|2. On the 12th inst. the writer declared to the Admiral how little the Queen looked to have from him and the Prince offers so contrary to their promises. She had bestowed great benefits upon ungrateful persons. The Admiral bemoaned himself of words she had used of him. He understands that the Queen said that he is the falsest and most dishonest man that lives; and that she will declare that their intent was not to establish religion, but to destroy the King and make themselves kings and rulers. The writer answered that he believed such reports had been made, for he knew that many did nothing but sow false bruits to put division betwixt the Queen and him. If she is offended she has good cause to do so, considering how contrary to his promises he now does by her.|
|3. The Admiral said that she has no cause to be offended if her money be rendered to her and her right to Calais be assured her. Of what he had said for the keeping of that treaty with her, God and the Queen Mother can be his judges. He has always been of that mind, and so declared to the world. As to any letter of his to her that she should keep Newhaven until Calais were rendered unto her, he never made any such; and if she has such of his he would be glad to see them. As touching the contract the writer speaks of, the Admiral protests he never saw it, nor knew what was in it, until his coming into Normandy, when Throckmorton showed it him. M. De La Haye wrote to him to Orleans soon after the contract was made in England. After the King he was most bounden to her, and wishes to say that she should have assurance for rendention of Calais at the term specified by treaty. She should accept it without further troubling herself and endangering her friends by war, "for," said he, "although Newhaven be very strong, yet she will lose it if they go to it by force."|
|4. When the writer seemed to stick upon the contract and recited to him the words therein, he said that if the contract comes to disputing it is the weakest weapon the Queen has. For they cannot give away what is none of theirs, nor can the King lose his right by any promise they have made.|
|5. The writer of late discovered to the Earl of Warwick two practices intended against Newhaven. Some here have of late taken in hand to set the powder on fire. The Constable is at his house at Chantilly; he refuses to come to Court, and yet burns with desire to be there. He has refused to take the charge of the army to Newhaven, and bids them employ such as they bestow their estates and offices upon. He would not suffer the Admiral to come at him when he was going to him. Whatsoever is said, these will seek to recover Newhaven. Paris presently sends 300,000 francs to besieging it, and will give the King as much more. The preparations go forward. The Ambassador sends the cry, printed, exempting all from tribute that will victual the camp before Havre. The reiters have come back, and are near Rheims. The Queen Mother sent gentlemen to them, who returned but yesterday, to desire to them to depart. They answered that until they are paid, or the town of Strasburg will answer for what is due to them, they will not leave France. That town will probably refuse to respond. There are, by report of the said gentlemen, in Lorraine 8,000 footmen and 2,500 horsemen coming hitherward, which they say here are for Her Majesty's service.|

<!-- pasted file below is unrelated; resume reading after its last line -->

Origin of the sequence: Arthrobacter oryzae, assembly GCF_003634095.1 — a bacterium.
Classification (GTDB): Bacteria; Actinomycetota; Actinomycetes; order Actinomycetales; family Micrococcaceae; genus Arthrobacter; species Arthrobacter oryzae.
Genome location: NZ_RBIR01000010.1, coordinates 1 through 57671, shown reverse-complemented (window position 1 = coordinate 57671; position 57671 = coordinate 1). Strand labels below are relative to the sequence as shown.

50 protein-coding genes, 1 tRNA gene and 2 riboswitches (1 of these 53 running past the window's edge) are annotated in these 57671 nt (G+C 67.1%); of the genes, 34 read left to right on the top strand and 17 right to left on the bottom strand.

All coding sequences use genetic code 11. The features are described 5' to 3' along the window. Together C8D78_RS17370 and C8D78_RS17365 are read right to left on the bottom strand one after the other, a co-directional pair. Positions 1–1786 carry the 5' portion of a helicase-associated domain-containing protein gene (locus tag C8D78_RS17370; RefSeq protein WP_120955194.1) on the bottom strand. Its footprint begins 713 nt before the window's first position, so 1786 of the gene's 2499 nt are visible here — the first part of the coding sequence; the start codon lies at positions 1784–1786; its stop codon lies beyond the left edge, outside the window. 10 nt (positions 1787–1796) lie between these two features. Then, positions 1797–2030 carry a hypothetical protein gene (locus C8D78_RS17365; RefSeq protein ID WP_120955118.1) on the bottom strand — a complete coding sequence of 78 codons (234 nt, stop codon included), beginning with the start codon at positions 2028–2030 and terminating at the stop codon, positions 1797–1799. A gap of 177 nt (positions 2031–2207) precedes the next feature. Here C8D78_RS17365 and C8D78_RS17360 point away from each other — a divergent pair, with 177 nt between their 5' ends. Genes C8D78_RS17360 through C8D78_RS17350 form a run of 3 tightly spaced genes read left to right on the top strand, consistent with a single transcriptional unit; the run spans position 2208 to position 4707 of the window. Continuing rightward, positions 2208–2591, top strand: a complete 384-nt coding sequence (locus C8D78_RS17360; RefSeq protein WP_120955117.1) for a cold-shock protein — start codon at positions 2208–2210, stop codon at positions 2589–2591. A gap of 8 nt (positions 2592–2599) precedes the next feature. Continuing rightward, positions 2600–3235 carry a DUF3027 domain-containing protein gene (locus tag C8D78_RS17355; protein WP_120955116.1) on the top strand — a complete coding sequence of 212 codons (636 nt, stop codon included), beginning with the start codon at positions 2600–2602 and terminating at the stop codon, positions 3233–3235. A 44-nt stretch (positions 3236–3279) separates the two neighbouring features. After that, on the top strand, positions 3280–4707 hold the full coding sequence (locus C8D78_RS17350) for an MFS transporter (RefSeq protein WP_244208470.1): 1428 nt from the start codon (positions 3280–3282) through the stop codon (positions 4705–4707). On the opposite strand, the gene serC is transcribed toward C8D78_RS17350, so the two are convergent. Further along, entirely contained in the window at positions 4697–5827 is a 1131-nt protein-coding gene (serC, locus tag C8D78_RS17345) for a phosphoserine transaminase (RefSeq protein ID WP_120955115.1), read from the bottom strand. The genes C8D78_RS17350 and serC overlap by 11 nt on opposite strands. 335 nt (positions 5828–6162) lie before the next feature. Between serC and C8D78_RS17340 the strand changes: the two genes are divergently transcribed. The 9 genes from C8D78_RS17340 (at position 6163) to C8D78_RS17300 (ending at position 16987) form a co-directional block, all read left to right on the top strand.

|6. Since De la Haye's coming the Prince is more reasonable. He was troubled with the reports that the Queen said that he was not worthy to be given to dogs; but now assures the writer that he thinks she never said such a thing. M. D'Andelot has arrived at the Court.|
|7. The Vidame should be well used and looked to, for they here would fain have him away. Yesterday the King went from hence to Paris (which yet stands in arms) for five or six days, and so return hither, and go first to Gallion (the Cardinal of Bourbon's house), and then nearer to Newhaven.|
|8. On the 8th inst. Bricquemault said to the Queen Mother that if she had given him commission to have dealt further with the Queen, he could have made such an offer as she would have accepted, and yet Calais should not have been rendered until the time limited in the treaty. The Queen Mother asked him what it was ? He said, to give her assurance that Calais would be rendered to her at the end of the term, and to grant her in hostage either her son, the Duke of Anjou, or the Prince of Navarre, and the Duke of Guise to remain with her until the term was expired. At this the Queen Mother laughed. "What care you," he said, "who or how many you give in hostage, if you do not mean to keep the treaty, and render her Calais?" "It is not along of you," she said, "that all things be not well compounded. Go your way, and rest in your house, and in the meantime, we will lose no time."|
|9. Has sought to understand whether Lethington has in charge the renewing of the old league between France and Scotland, and understands that he has commission to treat with them in some of it. Yet the commission is so little agreeable to him that he would not have spoken of it if they here had not moved it to him. Of late these have been earnest with him about it, and offered to give and do what the Queen, his mistress, shall demand of them, so as she will break the league with England, and renew theirs with Scotland. Lethington has said that it would be best that the league remain as it is, without any talk of renewing it, for it needs no new ratification.|
10. There is no more talk here of the Queen of Scotland's
marriage. The Cardinal of Lorraine travails hard in Almain
to dress the English some trouble. The King of Spain says
that his own troubles in Spain and Flanders give him enough
to do to put them in order, and that he will not break the old
league between England and him. The Queen Mother has
promised Lethington that he shall have Harry Killegrew
home with him. The Rhinegrave is at Paris to get money
for his Almains. James Wynner, a Scottishman, has newly
come here, to practise for Bothwell. Encloses a request made
by Condé to the Queen Mother touching the Admiral's case